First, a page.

‘The Body in the City, 1100-1800’ investigates the complex, diverse, and multi-layered realities and understandings of ‘the body’ in medieval and early modern societies. It brings together outstanding scholars from the University of London (Birkbeck College) and Monash, along with members of the Prato Consortium of Medieval and Renaissance Studies (Amsterdam, Arizona, Catholic University of America, Edinburgh, Queen Mary, University of London, Toronto, Warwick, Prato State Archives). The research program encompasses various disciplines – art, architecture, literature, medicine and health sciences, politics, religion, gender studies, environmental studies – and focuses on archival, textual, visual and environmental materials. The time-period covered, 1100-1800, corresponds to a crucial period for the development of European urban centres and cultures.
Visit the Events page for details on our upcoming events, including the ‘Representing Infirmities’ conference in Prato this december.
The Body in the City is a Faculty of Arts Focus Program Initiative, one of nine high performing research areas that have been selected for increased investment to grow research capacity and impact.
For information on our full program of events and research activities visit the Centre for Medieval and Renaissance Studies in the History Department at Monash University, which is the Focus Program hub.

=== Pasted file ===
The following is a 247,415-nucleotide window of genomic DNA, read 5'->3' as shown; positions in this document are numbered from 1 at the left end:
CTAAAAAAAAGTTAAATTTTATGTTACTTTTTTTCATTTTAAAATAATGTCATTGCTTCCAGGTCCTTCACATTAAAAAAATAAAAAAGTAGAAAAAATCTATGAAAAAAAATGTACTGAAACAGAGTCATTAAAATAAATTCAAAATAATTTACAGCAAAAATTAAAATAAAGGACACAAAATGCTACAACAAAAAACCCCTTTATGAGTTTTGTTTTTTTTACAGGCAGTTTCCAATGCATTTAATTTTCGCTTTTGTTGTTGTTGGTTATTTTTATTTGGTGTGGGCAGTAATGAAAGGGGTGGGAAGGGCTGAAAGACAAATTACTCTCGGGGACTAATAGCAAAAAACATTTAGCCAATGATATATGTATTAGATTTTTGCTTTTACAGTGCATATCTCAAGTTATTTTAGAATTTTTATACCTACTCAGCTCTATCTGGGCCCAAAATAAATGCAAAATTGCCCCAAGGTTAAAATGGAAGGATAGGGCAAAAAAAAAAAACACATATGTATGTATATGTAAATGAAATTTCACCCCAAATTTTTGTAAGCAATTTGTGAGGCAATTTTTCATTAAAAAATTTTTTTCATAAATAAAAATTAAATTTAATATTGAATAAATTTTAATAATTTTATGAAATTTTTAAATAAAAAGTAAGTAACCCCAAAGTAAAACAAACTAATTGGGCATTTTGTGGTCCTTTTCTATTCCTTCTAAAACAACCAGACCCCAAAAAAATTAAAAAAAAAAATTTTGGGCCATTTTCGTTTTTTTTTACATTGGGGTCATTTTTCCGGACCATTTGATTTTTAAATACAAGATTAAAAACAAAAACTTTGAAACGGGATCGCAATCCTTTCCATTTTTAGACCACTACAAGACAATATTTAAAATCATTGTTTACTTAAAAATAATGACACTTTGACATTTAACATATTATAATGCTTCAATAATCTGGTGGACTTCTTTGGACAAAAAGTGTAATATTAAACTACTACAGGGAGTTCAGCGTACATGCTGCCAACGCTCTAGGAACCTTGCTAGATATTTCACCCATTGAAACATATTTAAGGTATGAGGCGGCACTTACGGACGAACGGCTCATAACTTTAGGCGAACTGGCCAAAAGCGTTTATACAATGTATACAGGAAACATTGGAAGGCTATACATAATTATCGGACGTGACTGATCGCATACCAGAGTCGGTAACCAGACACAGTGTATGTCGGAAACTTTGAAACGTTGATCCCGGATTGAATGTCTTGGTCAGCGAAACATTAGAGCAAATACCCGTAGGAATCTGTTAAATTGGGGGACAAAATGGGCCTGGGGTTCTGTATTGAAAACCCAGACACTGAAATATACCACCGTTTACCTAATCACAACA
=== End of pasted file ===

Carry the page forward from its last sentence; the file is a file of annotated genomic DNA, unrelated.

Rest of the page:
More about ‘The Body and the City’ Concept
The idea of the ‘Body and the City’ came out of a meeting of the Prato Consortium in late 2014, and the desire to bolster collective research capacity in the field of medieval, renaissance and early modern studies. In response to the call for a central concept around which future capacity could be built, members responded with different yet interrelated possibilities and the result is ‘The Body in the City, 1100-1800.’
The Program aims to develop histories of the body by examining real and metaphorical bodies in the urban context and investigates their inter-relationship in the late medieval into the early modern periods.
The Program is shaped around a book series that promises to develop a set of diverse yet coherent studies in dialogue with each other. The general editors John Henderson and Peter Howard, leading scholars in the field, will draw into the proposed volumes scholars at the cutting edge of their respective sub-fields.
Emphasizing interdisciplinary approaches and purposefully setting aside traditional periodization, the proposed series intends to feature collections of articles emerging from special conferences as well as single-author studies emerging from original research.
The book series and all Program activities are shaped around the following themes and approaches:
- Space and architecture
- Urban soundscapes, sightscapes and bodyscapes
- Economic, political and social functions of cities
- Social history of ideas
- Ideas in practice
- The public sphere
- Metaphor and material culture
- Objects and sites of devotion and memory
- Confessional conflict and religious minorities in cities
- Gender, sexuality and the premodern body
- Disease prevention and remedy
- Public health and global health
- Sustainability and the management of natural resources
- Healthscaping the natural and physical environment
- Urban-rural relations
- Histories of violence
- Uses of digital humanities to explore urban contexts
In addition to publications, these themes are expanded through the full program of activities we host each year, including seminars, graduate workshops, public lectures and conferences, delivered by local and international scholars at Monash Melbourne and Prato, and leading international conferences.